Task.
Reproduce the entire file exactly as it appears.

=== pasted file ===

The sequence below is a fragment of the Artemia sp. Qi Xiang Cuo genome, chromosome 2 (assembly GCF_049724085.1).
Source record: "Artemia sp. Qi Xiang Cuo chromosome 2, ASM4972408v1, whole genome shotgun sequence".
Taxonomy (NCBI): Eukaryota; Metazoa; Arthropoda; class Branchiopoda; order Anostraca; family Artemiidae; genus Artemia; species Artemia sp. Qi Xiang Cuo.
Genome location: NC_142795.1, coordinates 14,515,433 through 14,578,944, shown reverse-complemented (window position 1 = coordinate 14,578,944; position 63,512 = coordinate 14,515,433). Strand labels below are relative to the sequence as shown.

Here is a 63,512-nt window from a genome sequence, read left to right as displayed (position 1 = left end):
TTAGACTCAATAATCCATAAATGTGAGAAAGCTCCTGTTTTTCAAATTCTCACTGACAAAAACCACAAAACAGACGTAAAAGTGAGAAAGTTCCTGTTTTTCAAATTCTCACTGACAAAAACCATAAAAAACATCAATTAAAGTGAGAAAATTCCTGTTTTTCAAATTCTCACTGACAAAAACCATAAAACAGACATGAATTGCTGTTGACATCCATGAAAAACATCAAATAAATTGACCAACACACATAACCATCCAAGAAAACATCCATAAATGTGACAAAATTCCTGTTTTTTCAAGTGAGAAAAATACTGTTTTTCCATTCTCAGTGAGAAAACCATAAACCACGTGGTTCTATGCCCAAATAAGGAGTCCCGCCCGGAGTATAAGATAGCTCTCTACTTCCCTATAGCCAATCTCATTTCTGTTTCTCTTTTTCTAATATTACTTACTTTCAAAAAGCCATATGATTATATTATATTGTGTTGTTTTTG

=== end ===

The sequence below is a fragment of the Artemia sp. Qi Xiang Cuo genome, chromosome 2 (assembly GCF_049724085.1).
Source record: "Artemia sp. Qi Xiang Cuo chromosome 2, ASM4972408v1, whole genome shotgun sequence".
Taxonomy (NCBI): Eukaryota; Metazoa; Arthropoda; class Branchiopoda; order Anostraca; family Artemiidae; genus Artemia; species Artemia sp. Qi Xiang Cuo.
Genome location: NC_142795.1, coordinates 14,515,433 through 14,578,944, shown reverse-complemented (window position 1 = coordinate 14,578,944; position 63,512 = coordinate 14,515,433). Strand labels below are relative to the sequence as shown.

Here is a 63,512-nt window from a genome sequence, read left to right as displayed (position 1 = left end):
TTAGACTCAATAATCCATAAATGTGAGAAAGCTCCTGTTTTTCAAATTCTCACTGACAAAAACCACAAAACAGACGTAAAAGTGAGAAAGTTCCTGTTTTTCAAATTCTCACTGACAAAAACCATAAAAAACATCAATTAAAGTGAGAAAATTCCTGTTTTTCAAATTCTCACTGACAAAAACCATAAAACAGACATGAATTGCTGTTGACATCCATGAAAAACATCAAATAAATTGACCAACACACATAACCATCCAAGAAAACATCCATAAATGTGACAAAATTCCTGTTTTTTCAAGTGAGAAAAATACTGTTTTTCCATTCTCAGTGAGAAAACCATAAACCACGTGGTTCTATGCCCAAATAAGGAGTCCCGCCCGGAGTATAAGATAGCTCTCTACTTCCCTATAGCCAATCTCATTTCTGTTTCTCTTTTTCTAATATTACTTACTTTCAAAAAGCCATATGATTATATTATATTGTGTTGTTTTTG